The second chapter of Haggai begins by noting that it is only about a month after this rebuilding project began and the naysayers are hard at work. God commands Haggai to say:
"Who is left among you who saw this house in its former glory? How do you see it now? Is it not as nothing in your eyes?"Apparently, nostalgia was as prevalent in 520 B.C. as it is today. These people who have been returned from exile, at least the few who are old enough to remember the former temple, are longing for the "glory days". They see this puny temple that is being rebuilt and they know that it will never compare to the temple Solomon had built. And they are right. That house was built by one of Israel's greatest kings at the height of Israel's power. It was constructed with stone and overlaid with fine cedar and cypress imported from foreign lands much of which was itself overlaid with gold. It was a house filled with luxury and ornate craftsmanship; a symbol of the wealth and strength of Solomon's empire. The temple described in Haggai is built with nothing more than the timber that the people can collect from nearby forests. It is as nothing in the eyes of those who beheld the glory of the former temple.
But God tells the people through Haggai that it is not the appearance of the house that matters but the One who dwells in it. This is the God who brought the people up out of their slavery in Egypt. This is the God who reigns sovereign over the nations. This God says:
"Work, for I am with you... My Spirit remains in your midst. Fear not."The current temple may not be much to look at. It may not resemble the glory of that former temple. But the same God who enabled Solomon to build that former temple is the God who continues to dwell with this people even now. And that, Haggai says, should be their ultimate source of strength and hope. The temple was never supposed to be about the temple. It was always supposed to be God's presence with the people. It was only God's presence that made this temple or this people what they were.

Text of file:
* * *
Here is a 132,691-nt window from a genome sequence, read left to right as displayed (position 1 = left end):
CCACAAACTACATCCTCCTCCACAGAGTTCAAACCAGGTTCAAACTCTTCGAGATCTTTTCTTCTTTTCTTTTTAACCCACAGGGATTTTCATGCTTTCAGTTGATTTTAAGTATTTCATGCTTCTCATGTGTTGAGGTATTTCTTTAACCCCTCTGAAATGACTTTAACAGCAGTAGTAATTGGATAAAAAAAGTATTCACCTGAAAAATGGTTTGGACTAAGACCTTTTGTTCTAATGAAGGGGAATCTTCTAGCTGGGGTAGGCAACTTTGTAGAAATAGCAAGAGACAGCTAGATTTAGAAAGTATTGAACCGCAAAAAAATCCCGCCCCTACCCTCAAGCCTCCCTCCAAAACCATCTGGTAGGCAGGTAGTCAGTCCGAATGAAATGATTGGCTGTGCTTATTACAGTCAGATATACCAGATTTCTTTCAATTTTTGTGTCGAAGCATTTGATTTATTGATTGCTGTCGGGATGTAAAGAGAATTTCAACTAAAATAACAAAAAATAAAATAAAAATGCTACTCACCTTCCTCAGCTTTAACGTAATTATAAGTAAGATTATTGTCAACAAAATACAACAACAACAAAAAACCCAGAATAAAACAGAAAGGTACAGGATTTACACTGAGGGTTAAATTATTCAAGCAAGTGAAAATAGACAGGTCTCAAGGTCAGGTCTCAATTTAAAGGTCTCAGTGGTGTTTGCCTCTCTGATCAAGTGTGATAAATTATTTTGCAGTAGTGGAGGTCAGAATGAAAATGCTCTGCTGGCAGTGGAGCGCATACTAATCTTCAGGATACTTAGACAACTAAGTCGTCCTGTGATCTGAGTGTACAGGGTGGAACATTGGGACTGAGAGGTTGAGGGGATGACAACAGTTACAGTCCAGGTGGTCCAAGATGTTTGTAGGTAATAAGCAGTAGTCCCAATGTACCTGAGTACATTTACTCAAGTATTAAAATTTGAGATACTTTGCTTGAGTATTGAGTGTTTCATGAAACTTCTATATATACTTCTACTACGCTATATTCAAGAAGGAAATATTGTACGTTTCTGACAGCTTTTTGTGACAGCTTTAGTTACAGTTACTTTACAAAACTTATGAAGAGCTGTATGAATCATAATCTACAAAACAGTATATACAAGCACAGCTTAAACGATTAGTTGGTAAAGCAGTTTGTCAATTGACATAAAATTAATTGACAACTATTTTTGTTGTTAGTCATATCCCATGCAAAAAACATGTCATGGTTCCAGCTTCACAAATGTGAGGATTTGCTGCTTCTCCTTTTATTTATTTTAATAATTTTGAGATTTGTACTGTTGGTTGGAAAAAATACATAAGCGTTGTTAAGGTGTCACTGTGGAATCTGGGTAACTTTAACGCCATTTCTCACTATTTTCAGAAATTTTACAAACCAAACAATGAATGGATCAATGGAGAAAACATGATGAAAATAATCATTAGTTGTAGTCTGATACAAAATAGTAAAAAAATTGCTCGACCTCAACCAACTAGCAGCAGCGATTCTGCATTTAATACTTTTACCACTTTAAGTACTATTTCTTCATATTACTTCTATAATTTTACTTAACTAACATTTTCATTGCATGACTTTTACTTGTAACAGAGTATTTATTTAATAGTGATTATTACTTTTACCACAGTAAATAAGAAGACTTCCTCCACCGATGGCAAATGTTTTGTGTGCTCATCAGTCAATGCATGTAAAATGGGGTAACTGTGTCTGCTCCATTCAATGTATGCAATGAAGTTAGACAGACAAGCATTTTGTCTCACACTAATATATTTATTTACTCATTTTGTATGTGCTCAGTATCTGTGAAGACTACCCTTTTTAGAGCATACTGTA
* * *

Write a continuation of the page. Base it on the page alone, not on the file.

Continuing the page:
There is a question, or a variety of questions with the same underlying theme, I am asked frequently by folks in my church.
"Pastor, what do you think will happen to our church?"Its a question that I sense is filled with pain, anxiety, and a longing for days gone by. It is a question that remembers the "glory days" of our church; a time when the building was so full there was felt a need for a new one, a time when church was a regular part of people's lives, and perhaps a time when it seemed just a little easier to be a Christian and to invite others to be as well. It is a question for which I do not have an answer. Like the days of Haggai, like all times really, these are uncertain times.
But in these uncertain times...in these times most of all... God still speaks. God reminds us that it was never about the temple. It was never about the attendance numbers or the building or the pastor or all the things good things we could do as a church. It has always been and will always be about the presence of God among us. The God who delivered us from our slavery resides among us. The God who will one day shake the heavens and the earth, the sea and the dry land and all the nations resides among us. And this God who resides among us promises us that "the latter glory of this house shall be greater than the former."
Our task in these uncertain times is not to get back to the days of old. It is to hear God's voice in the present, to be stirred, and to begin the work of rebuilding, however, un-glamorous that work may seem. For our focus, our hope, our foundation as the Church is and must always be responding to the presence and the voice of God among us.